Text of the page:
September 29, 2010
California mortgage holders dealing with highest housing burden
During the income verification process, the federal standard for affordable housing is that a homeowner should spend no more than 30 percent of their income on housing costs. But in many states, a large percentage of homeowners exceed that limit, putting them at higher risk for default.
Newly-released 2009 Census data shows that 37.6 percent of all homeowners with mortgages spend more than 30 percent of their income on housing costs - including payments, taxes, insurance and utilities.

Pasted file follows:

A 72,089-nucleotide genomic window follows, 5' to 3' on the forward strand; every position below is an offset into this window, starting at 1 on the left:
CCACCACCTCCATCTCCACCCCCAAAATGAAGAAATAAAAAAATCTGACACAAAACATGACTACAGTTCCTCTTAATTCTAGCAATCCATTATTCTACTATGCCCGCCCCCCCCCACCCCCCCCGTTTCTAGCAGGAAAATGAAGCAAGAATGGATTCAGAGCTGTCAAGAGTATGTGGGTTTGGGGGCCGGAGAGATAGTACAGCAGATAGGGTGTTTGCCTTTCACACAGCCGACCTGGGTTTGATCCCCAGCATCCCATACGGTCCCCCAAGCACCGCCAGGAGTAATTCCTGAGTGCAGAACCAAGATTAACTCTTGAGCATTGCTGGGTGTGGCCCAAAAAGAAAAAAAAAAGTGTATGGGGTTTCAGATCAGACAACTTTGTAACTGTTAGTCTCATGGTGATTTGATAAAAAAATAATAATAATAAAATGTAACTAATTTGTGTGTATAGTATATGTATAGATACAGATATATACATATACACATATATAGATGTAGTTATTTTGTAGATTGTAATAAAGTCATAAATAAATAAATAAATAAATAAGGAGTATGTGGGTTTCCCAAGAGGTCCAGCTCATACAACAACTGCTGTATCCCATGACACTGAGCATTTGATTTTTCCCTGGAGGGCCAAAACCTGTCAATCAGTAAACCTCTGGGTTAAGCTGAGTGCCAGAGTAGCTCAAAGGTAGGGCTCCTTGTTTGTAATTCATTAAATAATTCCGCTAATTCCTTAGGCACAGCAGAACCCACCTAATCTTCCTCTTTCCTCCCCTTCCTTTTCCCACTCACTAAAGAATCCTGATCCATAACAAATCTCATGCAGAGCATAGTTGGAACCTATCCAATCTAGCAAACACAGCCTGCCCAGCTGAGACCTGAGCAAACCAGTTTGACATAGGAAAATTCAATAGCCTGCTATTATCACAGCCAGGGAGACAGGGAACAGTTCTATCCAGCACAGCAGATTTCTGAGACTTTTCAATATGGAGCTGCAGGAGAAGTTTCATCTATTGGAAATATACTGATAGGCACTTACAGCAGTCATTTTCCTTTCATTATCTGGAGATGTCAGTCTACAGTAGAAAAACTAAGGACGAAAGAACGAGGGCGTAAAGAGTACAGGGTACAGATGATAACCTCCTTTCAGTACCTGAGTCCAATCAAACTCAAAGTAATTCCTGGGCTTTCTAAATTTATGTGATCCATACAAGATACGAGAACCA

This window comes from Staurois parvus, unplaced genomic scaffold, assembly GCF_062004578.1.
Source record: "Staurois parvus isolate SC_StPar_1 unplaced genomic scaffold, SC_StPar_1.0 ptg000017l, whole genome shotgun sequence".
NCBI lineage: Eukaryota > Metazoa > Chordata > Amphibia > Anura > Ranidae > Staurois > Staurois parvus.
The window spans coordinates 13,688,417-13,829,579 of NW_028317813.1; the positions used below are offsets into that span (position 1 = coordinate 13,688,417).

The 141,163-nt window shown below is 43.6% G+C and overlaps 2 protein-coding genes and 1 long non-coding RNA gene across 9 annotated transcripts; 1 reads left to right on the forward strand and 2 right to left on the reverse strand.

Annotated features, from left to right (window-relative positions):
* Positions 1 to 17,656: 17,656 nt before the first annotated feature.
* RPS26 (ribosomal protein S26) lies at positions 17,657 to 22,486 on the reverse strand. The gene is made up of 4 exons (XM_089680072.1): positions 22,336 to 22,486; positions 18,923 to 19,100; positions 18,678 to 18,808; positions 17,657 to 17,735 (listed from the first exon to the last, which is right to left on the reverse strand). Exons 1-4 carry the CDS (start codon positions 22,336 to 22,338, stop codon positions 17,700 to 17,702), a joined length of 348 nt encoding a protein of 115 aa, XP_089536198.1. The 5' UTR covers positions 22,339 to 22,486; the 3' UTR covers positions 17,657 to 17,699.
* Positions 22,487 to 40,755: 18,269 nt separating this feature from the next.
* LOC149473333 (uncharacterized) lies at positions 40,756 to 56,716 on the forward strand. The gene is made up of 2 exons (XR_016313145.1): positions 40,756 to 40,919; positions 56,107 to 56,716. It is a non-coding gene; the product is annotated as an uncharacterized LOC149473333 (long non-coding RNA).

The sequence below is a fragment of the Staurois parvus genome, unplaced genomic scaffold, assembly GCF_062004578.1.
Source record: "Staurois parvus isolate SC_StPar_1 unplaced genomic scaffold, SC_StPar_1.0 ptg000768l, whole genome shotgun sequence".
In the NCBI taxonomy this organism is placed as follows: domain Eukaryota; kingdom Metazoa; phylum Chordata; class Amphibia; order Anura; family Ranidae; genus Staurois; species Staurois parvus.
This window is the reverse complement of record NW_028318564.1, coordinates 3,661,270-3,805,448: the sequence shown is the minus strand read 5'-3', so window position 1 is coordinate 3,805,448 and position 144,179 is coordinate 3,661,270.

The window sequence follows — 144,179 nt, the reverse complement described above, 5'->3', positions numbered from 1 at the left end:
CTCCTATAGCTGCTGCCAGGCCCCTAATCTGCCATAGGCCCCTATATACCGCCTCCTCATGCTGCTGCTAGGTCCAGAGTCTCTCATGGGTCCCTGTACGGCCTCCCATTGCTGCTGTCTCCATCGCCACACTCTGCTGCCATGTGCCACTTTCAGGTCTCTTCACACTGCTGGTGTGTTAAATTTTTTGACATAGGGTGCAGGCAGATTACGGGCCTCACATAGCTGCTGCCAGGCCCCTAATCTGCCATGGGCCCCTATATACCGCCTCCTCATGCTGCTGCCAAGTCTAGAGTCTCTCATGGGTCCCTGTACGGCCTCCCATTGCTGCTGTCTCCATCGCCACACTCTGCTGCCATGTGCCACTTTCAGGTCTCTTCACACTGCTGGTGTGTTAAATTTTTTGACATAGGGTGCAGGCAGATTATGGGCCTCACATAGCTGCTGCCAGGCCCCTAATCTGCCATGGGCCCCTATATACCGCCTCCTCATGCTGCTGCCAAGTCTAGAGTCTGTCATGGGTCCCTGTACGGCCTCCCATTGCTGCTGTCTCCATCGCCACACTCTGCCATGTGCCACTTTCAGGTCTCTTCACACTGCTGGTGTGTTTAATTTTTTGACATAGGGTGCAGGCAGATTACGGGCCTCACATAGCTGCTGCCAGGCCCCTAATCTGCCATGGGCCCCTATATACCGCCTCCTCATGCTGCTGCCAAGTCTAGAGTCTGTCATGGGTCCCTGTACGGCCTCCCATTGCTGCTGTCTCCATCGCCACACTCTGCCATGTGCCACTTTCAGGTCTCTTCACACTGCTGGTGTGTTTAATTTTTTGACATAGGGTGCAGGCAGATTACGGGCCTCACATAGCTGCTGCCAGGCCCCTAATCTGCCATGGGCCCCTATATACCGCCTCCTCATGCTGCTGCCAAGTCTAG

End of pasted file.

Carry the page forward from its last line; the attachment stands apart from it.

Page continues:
California homeowners were in the worst shape in terms of affordable housing costs, which occupied more than 30 percent of borrowers' income in more than 52 percent of cases, while 49.9 percent of homeowners in Nevada were in a similar situation. By contrast, just 21.3 percent of home loan borrowers in North Dakota exceeded the government's affordable housing limits.
The data also showed significant differences between people who lived in urban and rural areas. More than 38 percent of homeowners in urban areas had housing costs greater than 30 percent of their income, while the same was true for just 34.4 percent of rural homeowners.
Many of those states with high housing costs are also experiencing high rates of foreclosures. According to RealtyTrac, Nevada has experienced the highest foreclosure rate in the country for each of the last 44 months, while California finished fourth in August.